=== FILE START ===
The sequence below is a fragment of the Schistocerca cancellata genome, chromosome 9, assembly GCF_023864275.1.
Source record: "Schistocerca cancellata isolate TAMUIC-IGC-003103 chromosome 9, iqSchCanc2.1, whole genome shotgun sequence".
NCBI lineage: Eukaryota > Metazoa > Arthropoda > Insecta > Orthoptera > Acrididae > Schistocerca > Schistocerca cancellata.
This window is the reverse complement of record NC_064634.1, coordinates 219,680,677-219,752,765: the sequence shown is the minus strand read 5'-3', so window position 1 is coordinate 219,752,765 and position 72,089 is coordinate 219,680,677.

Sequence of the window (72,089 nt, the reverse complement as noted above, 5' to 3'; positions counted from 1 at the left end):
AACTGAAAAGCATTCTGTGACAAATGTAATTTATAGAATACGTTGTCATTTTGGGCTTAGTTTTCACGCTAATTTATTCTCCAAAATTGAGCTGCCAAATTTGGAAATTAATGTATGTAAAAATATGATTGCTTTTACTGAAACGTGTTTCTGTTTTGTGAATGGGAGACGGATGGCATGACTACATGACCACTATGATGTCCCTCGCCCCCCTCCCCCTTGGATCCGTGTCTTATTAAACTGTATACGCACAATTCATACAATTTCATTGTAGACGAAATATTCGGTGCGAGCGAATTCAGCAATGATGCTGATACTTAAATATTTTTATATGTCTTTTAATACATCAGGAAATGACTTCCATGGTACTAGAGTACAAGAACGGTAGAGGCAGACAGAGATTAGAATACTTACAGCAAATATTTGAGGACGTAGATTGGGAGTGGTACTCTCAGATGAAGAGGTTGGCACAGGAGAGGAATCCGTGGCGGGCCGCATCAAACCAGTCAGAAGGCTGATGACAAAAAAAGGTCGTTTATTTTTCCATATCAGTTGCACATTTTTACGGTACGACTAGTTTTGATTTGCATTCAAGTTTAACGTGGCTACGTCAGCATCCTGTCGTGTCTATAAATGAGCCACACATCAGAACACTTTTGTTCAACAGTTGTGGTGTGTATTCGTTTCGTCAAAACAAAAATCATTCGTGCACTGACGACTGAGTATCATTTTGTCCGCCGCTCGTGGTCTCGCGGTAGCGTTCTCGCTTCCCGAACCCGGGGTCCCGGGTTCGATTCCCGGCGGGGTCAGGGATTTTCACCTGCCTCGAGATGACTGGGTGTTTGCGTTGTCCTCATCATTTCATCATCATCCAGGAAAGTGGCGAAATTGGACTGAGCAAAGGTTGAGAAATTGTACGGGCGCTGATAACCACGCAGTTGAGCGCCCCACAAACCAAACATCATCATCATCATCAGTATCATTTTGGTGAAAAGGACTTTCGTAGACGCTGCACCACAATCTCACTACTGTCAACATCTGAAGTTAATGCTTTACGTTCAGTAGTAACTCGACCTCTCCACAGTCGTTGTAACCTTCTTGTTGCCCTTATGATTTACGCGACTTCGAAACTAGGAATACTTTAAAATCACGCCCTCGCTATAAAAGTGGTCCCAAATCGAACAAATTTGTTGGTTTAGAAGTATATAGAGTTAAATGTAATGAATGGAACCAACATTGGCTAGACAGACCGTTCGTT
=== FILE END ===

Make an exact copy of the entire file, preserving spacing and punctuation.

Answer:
The sequence below is a fragment of the Schistocerca cancellata genome, chromosome 9, assembly GCF_023864275.1.
Source record: "Schistocerca cancellata isolate TAMUIC-IGC-003103 chromosome 9, iqSchCanc2.1, whole genome shotgun sequence".
NCBI lineage: Eukaryota > Metazoa > Arthropoda > Insecta > Orthoptera > Acrididae > Schistocerca > Schistocerca cancellata.
This window is the reverse complement of record NC_064634.1, coordinates 219,680,677-219,752,765: the sequence shown is the minus strand read 5'-3', so window position 1 is coordinate 219,752,765 and position 72,089 is coordinate 219,680,677.

Sequence of the window (72,089 nt, the reverse complement as noted above, 5' to 3'; positions counted from 1 at the left end):
AACTGAAAAGCATTCTGTGACAAATGTAATTTATAGAATACGTTGTCATTTTGGGCTTAGTTTTCACGCTAATTTATTCTCCAAAATTGAGCTGCCAAATTTGGAAATTAATGTATGTAAAAATATGATTGCTTTTACTGAAACGTGTTTCTGTTTTGTGAATGGGAGACGGATGGCATGACTACATGACCACTATGATGTCCCTCGCCCCCCTCCCCCTTGGATCCGTGTCTTATTAAACTGTATACGCACAATTCATACAATTTCATTGTAGACGAAATATTCGGTGCGAGCGAATTCAGCAATGATGCTGATACTTAAATATTTTTATATGTCTTTTAATACATCAGGAAATGACTTCCATGGTACTAGAGTACAAGAACGGTAGAGGCAGACAGAGATTAGAATACTTACAGCAAATATTTGAGGACGTAGATTGGGAGTGGTACTCTCAGATGAAGAGGTTGGCACAGGAGAGGAATCCGTGGCGGGCCGCATCAAACCAGTCAGAAGGCTGATGACAAAAAAAGGTCGTTTATTTTTCCATATCAGTTGCACATTTTTACGGTACGACTAGTTTTGATTTGCATTCAAGTTTAACGTGGCTACGTCAGCATCCTGTCGTGTCTATAAATGAGCCACACATCAGAACACTTTTGTTCAACAGTTGTGGTGTGTATTCGTTTCGTCAAAACAAAAATCATTCGTGCACTGACGACTGAGTATCATTTTGTCCGCCGCTCGTGGTCTCGCGGTAGCGTTCTCGCTTCCCGAACCCGGGGTCCCGGGTTCGATTCCCGGCGGGGTCAGGGATTTTCACCTGCCTCGAGATGACTGGGTGTTTGCGTTGTCCTCATCATTTCATCATCATCCAGGAAAGTGGCGAAATTGGACTGAGCAAAGGTTGAGAAATTGTACGGGCGCTGATAACCACGCAGTTGAGCGCCCCACAAACCAAACATCATCATCATCATCAGTATCATTTTGGTGAAAAGGACTTTCGTAGACGCTGCACCACAATCTCACTACTGTCAACATCTGAAGTTAATGCTTTACGTTCAGTAGTAACTCGACCTCTCCACAGTCGTTGTAACCTTCTTGTTGCCCTTATGATTTACGCGACTTCGAAACTAGGAATACTTTAAAATCACGCCCTCGCTATAAAAGTGGTCCCAAATCGAACAAATTTGTTGGTTTAGAAGTATATAGAGTTAAATGTAATGAATGGAACCAACATTGGCTAGACAGACCGTTCGTT